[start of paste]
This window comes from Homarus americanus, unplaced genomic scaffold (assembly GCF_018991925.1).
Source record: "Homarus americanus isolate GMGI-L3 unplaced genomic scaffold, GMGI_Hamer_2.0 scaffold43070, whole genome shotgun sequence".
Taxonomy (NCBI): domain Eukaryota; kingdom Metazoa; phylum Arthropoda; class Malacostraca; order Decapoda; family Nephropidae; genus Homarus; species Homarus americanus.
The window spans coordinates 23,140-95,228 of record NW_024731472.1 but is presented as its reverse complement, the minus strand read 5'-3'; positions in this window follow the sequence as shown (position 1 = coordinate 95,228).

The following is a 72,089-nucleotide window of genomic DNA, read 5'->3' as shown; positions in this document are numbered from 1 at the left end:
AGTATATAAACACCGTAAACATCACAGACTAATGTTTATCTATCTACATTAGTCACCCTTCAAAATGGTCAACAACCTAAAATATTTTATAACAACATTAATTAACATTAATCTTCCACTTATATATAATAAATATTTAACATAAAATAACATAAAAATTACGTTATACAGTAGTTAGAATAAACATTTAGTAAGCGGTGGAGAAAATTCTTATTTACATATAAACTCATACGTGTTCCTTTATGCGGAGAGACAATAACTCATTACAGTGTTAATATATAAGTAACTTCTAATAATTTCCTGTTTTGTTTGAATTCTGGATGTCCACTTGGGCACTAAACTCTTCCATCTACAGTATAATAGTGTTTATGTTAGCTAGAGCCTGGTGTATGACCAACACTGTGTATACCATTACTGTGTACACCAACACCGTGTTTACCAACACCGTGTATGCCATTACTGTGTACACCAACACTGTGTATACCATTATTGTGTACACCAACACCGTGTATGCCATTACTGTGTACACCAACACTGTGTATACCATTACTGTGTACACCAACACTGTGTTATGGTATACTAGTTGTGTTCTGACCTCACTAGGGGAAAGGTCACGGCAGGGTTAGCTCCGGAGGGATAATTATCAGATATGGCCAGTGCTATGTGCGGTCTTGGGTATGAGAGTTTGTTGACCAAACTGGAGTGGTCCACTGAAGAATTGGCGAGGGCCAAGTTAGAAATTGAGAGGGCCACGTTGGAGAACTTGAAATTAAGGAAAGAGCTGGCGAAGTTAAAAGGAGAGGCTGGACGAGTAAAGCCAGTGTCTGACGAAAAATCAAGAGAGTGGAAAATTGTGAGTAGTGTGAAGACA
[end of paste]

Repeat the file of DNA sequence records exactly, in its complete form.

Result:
This window comes from Homarus americanus, unplaced genomic scaffold (assembly GCF_018991925.1).
Source record: "Homarus americanus isolate GMGI-L3 unplaced genomic scaffold, GMGI_Hamer_2.0 scaffold43070, whole genome shotgun sequence".
Taxonomy (NCBI): domain Eukaryota; kingdom Metazoa; phylum Arthropoda; class Malacostraca; order Decapoda; family Nephropidae; genus Homarus; species Homarus americanus.
The window spans coordinates 23,140-95,228 of record NW_024731472.1 but is presented as its reverse complement, the minus strand read 5'-3'; positions in this window follow the sequence as shown (position 1 = coordinate 95,228).

The following is a 72,089-nucleotide window of genomic DNA, read 5'->3' as shown; positions in this document are numbered from 1 at the left end:
AGTATATAAACACCGTAAACATCACAGACTAATGTTTATCTATCTACATTAGTCACCCTTCAAAATGGTCAACAACCTAAAATATTTTATAACAACATTAATTAACATTAATCTTCCACTTATATATAATAAATATTTAACATAAAATAACATAAAAATTACGTTATACAGTAGTTAGAATAAACATTTAGTAAGCGGTGGAGAAAATTCTTATTTACATATAAACTCATACGTGTTCCTTTATGCGGAGAGACAATAACTCATTACAGTGTTAATATATAAGTAACTTCTAATAATTTCCTGTTTTGTTTGAATTCTGGATGTCCACTTGGGCACTAAACTCTTCCATCTACAGTATAATAGTGTTTATGTTAGCTAGAGCCTGGTGTATGACCAACACTGTGTATACCATTACTGTGTACACCAACACCGTGTTTACCAACACCGTGTATGCCATTACTGTGTACACCAACACTGTGTATACCATTATTGTGTACACCAACACCGTGTATGCCATTACTGTGTACACCAACACTGTGTATACCATTACTGTGTACACCAACACTGTGTTATGGTATACTAGTTGTGTTCTGACCTCACTAGGGGAAAGGTCACGGCAGGGTTAGCTCCGGAGGGATAATTATCAGATATGGCCAGTGCTATGTGCGGTCTTGGGTATGAGAGTTTGTTGACCAAACTGGAGTGGTCCACTGAAGAATTGGCGAGGGCCAAGTTAGAAATTGAGAGGGCCACGTTGGAGAACTTGAAATTAAGGAAAGAGCTGGCGAAGTTAAAAGGAGAGGCTGGACGAGTAAAGCCAGTGTCTGACGAAAAATCAAGAGAGTGGAAAATTGTGAGTAGTGTGAAGACA